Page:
Monday, February 06, 2012

Did Akin Gump Operate Like a Cult? Collective Psychological Regression and the Charismatic Leader

In an earlier blog post I posed the question whether the law firm of Akin, Gump, Strauss, Hauer & Feld  operated like a cult.  I referred specifically to the group dynamics that prevailed among the legal assistant program employees with whom I worked during the period March 1988 to October 1991.   I also discussed the leadership style of the program's supervisory staff.

I have discovered support in the literature for the position that an employee group can take on the characteristics of a cult under the leadership of charismatic leadership.  See Ulman, R.B. and Abse, D.W. "The Group Psychology of Mass Madness: Jonestown," Political Psychology, 4(4): 637 (1983).

The paper's abstract states: "Through a synthesis of the concepts of charisma and collective psychological regression, we construct a theoretical bridge spanning the abyss between the two traditional approaches to leadership studies -- the study of the personality of the individual charismatic leader versus the study of the characteristics of the members of a mass movement. We argue that neither of these traditional approaches is sufficient to illuminate the underlying but often hidden dynamics that forge the psychological context within which a charismatic leader and members of a mass movement interact. Drawing upon a large body of earlier work from the fields of both psychoanalysis and the social sciences, including our own previous studies, we provide theoretical documentation for the concept of collective pathological regression within a charismatically led mass movement. As an historical example of this phenomenon, we analyze the Reverend Jim Jones and his followers in the People's Temple in an attempt to understand the group psychology triggering the mass madness that engulfed the inhabitants of Jonestown. Our conclusion is that without additional scientific efforts to understand and explain the events of Jonestown, members of the public remain vulnerable to further similar tragedies."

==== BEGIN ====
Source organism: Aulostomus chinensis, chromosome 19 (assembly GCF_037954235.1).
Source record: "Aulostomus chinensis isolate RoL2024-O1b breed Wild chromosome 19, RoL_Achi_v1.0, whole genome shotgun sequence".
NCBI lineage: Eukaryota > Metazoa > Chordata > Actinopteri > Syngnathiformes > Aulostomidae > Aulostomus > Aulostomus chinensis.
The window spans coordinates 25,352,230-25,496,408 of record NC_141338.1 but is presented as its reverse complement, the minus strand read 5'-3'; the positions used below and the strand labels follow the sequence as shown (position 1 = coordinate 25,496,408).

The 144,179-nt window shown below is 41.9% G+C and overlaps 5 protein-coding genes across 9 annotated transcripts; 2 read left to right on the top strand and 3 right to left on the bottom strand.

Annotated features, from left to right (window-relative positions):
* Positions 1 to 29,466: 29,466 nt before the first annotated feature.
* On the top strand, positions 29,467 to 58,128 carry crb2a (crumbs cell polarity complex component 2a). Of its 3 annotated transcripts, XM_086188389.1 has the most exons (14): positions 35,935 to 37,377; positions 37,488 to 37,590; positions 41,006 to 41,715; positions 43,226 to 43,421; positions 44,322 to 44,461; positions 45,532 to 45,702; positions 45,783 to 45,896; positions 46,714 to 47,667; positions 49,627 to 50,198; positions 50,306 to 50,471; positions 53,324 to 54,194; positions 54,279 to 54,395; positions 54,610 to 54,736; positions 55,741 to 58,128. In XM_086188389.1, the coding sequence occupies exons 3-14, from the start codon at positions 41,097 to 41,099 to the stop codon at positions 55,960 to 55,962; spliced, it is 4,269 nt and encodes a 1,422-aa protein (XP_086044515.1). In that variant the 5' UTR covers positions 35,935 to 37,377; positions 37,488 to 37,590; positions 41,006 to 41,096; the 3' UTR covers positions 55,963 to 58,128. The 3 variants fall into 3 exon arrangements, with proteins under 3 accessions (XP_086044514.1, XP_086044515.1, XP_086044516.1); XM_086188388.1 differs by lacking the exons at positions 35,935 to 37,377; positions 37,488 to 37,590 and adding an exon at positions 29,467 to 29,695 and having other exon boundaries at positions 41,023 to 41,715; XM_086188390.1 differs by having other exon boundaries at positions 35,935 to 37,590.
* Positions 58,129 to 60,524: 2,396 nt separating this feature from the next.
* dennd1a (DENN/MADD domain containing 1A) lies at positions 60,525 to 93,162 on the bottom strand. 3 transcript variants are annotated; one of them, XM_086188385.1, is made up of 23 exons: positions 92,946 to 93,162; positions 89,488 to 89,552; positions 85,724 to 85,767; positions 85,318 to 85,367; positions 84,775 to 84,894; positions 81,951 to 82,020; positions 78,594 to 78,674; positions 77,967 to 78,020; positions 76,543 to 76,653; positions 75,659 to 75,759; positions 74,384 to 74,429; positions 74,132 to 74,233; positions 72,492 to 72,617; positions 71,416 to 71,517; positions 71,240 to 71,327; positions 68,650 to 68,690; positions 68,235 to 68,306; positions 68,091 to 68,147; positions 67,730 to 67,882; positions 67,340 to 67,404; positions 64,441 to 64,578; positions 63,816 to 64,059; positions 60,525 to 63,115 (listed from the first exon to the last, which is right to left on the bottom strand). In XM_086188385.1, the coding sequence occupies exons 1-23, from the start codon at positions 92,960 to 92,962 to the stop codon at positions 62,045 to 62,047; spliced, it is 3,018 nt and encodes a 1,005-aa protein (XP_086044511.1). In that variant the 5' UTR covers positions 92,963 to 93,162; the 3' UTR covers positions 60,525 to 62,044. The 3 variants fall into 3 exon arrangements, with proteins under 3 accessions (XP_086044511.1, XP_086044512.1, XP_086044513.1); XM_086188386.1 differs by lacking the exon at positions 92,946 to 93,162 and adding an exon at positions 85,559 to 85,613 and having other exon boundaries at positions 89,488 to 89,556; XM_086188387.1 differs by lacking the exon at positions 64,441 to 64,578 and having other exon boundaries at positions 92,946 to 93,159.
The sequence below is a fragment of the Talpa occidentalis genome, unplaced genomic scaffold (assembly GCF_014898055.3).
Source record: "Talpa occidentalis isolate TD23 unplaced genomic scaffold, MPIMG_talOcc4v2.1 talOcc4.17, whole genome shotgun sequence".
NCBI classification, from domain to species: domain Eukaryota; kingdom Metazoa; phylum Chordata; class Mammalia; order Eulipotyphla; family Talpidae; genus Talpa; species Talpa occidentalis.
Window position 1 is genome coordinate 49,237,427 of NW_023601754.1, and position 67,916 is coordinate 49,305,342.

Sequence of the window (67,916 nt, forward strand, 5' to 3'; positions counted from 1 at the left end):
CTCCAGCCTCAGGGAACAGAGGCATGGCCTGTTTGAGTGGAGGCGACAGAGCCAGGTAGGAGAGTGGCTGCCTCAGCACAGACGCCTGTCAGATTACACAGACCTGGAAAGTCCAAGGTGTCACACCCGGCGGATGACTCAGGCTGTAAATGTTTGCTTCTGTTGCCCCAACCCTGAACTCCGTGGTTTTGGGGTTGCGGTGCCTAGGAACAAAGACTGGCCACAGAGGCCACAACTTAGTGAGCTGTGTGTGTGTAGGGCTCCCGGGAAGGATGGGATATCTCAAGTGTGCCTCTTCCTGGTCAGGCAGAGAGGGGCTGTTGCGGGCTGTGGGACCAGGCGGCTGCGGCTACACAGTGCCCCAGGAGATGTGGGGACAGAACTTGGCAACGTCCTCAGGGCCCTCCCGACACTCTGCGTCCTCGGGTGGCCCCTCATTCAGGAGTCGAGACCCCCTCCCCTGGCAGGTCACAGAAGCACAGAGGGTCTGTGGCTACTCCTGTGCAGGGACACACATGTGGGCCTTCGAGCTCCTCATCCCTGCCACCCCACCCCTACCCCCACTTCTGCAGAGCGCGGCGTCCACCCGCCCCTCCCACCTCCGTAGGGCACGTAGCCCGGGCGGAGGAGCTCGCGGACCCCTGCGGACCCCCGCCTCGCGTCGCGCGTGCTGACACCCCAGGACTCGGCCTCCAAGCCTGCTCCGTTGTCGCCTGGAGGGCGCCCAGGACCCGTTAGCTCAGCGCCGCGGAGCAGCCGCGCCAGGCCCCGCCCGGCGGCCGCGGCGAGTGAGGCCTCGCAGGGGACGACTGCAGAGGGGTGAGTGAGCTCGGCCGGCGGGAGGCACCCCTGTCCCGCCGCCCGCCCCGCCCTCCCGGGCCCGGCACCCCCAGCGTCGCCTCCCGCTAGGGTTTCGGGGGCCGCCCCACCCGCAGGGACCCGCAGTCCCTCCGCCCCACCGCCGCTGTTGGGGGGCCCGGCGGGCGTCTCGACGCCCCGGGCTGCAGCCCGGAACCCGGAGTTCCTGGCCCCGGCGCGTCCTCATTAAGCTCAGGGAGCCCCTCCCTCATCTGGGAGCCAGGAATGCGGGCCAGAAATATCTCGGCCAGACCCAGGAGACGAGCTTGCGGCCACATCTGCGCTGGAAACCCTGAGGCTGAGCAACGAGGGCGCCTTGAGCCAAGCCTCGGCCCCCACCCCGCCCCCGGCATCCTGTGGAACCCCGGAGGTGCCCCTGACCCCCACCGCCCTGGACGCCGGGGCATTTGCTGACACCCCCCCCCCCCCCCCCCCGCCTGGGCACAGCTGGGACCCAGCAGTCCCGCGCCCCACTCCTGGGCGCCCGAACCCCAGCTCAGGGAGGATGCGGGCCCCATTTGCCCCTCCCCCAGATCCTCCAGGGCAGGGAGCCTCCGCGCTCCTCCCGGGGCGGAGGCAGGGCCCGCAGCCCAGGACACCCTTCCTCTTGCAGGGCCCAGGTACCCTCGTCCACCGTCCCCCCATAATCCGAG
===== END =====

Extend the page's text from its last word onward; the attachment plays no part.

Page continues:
Gary Freedman said...

Note, by the way, that it was the People's Temple that turned out to be armed and extremely dangerous -- not the outsiders.

In all, 918 people died at the People's Temple commune, including 276 children. It was the greatest single loss of American civilian life in a non-natural disaster until the events of September 11, 2001. This includes four that died at the Temple headquarters in Georgetown that night. Congressman Leo Ryan became the only Congressman murdered in the line of duty in United States history.

Gary Freedman said...

Note that this paper was written in 1983 -- ten years before the Vernon Howell (David Koresh)-led movement in Waco, Texas.